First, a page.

They may not turn teams over, but with Smith and Birch leading the way the Runnin’ Rebels have made life difficult for teams in the half court. And those two have a competition of sorts when it comes to rebounding, and it’s one that has benefitted both players to this point in the season.

“It’s always a good thing when you have a guy who wants to out-rebound you every night,” Birch said of Smith. “Usually guys don’t want to go after every rebound, but playing with Roscoe is a blessing because he wants to get every rebound.”

UNLV didn’t get off to the start that many expected when the season began, but the way in which they’ve overwhelmed opponents they should beat convincingly is a positive sign for this group moving forward. And for that they’ve got Smith to thank, as he’s been a valuable commodity for UNLV both physically and mentally. With the start of Mountain West play right around the corner, his championship experience will be something the team can draw from as it looks to make a run at a conference title especially when it comes to the development of a young player like Christian Wood.

“I just tell Christian that it’s a process,” said Smith. “You have to take things one day at a time. I know he wants to run before he walks, so I just tell him to slow down a little bit and let the game come to him.”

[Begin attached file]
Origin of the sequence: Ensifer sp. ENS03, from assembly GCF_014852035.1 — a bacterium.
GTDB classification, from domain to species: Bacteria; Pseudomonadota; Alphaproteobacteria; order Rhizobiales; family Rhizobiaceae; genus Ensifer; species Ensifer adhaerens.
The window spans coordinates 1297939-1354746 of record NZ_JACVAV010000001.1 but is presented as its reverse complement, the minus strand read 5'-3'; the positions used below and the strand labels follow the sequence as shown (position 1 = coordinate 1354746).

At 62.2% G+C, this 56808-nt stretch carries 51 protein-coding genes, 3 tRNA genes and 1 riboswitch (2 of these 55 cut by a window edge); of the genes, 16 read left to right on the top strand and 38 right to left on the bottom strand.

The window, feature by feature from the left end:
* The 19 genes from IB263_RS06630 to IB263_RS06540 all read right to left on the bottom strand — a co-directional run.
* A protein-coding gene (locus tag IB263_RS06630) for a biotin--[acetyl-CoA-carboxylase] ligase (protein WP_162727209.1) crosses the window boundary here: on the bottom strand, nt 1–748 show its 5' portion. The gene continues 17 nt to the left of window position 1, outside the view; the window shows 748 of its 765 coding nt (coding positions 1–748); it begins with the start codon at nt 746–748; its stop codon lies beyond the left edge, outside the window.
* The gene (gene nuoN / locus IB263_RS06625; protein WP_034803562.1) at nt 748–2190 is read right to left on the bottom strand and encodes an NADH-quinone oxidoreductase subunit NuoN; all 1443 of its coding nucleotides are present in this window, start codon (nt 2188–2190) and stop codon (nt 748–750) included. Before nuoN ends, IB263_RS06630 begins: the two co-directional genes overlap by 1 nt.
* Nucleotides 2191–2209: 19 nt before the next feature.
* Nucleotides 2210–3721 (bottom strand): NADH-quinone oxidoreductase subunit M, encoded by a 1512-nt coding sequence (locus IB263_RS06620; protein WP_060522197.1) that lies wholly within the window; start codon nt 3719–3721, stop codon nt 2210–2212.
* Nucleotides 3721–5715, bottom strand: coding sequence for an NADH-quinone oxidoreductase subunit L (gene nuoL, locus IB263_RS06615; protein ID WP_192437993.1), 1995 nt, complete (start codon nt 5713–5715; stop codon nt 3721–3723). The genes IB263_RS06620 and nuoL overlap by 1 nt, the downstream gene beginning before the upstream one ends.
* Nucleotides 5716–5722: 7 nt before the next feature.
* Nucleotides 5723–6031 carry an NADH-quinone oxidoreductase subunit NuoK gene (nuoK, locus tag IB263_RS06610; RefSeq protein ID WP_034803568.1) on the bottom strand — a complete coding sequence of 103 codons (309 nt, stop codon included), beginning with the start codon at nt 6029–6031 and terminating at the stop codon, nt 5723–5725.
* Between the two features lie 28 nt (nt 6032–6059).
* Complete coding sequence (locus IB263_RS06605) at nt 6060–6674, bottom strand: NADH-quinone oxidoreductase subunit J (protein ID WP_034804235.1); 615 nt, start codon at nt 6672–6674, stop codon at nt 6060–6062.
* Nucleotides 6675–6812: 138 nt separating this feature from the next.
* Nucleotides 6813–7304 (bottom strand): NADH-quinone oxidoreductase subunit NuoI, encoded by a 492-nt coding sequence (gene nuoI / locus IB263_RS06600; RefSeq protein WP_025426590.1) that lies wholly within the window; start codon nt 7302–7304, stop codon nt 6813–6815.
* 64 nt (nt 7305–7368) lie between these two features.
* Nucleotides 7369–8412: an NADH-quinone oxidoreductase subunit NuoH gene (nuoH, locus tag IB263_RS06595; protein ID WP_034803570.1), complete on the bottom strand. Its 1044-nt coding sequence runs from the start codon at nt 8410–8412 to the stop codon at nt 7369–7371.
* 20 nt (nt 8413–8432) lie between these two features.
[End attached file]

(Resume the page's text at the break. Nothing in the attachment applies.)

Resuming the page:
With the improved production and leadership abilities Smith has found a concrete role in the desert, even if we can’t affix a specific label to him in regards to the position he plays. And whether he’s a three or a four, Roscoe Smith’s been an integral player for UNLV and that will continue to be the case as the season wears on.

No. 13 Iowa State suspends Jameel McKay indefinitely

Iowa State forward Georges Niang, forward Jameel McKay, forward Abdel Nader and guard Deonte Burton celebrate after center Stuart Nezlek scored late in the second half of an NCAA college basketball game against Coppin State, Wednesday, Dec. 30, 2015, in Ames, Iowa. Iowa State won 104-84 (AP Photo/Justin Hayworth)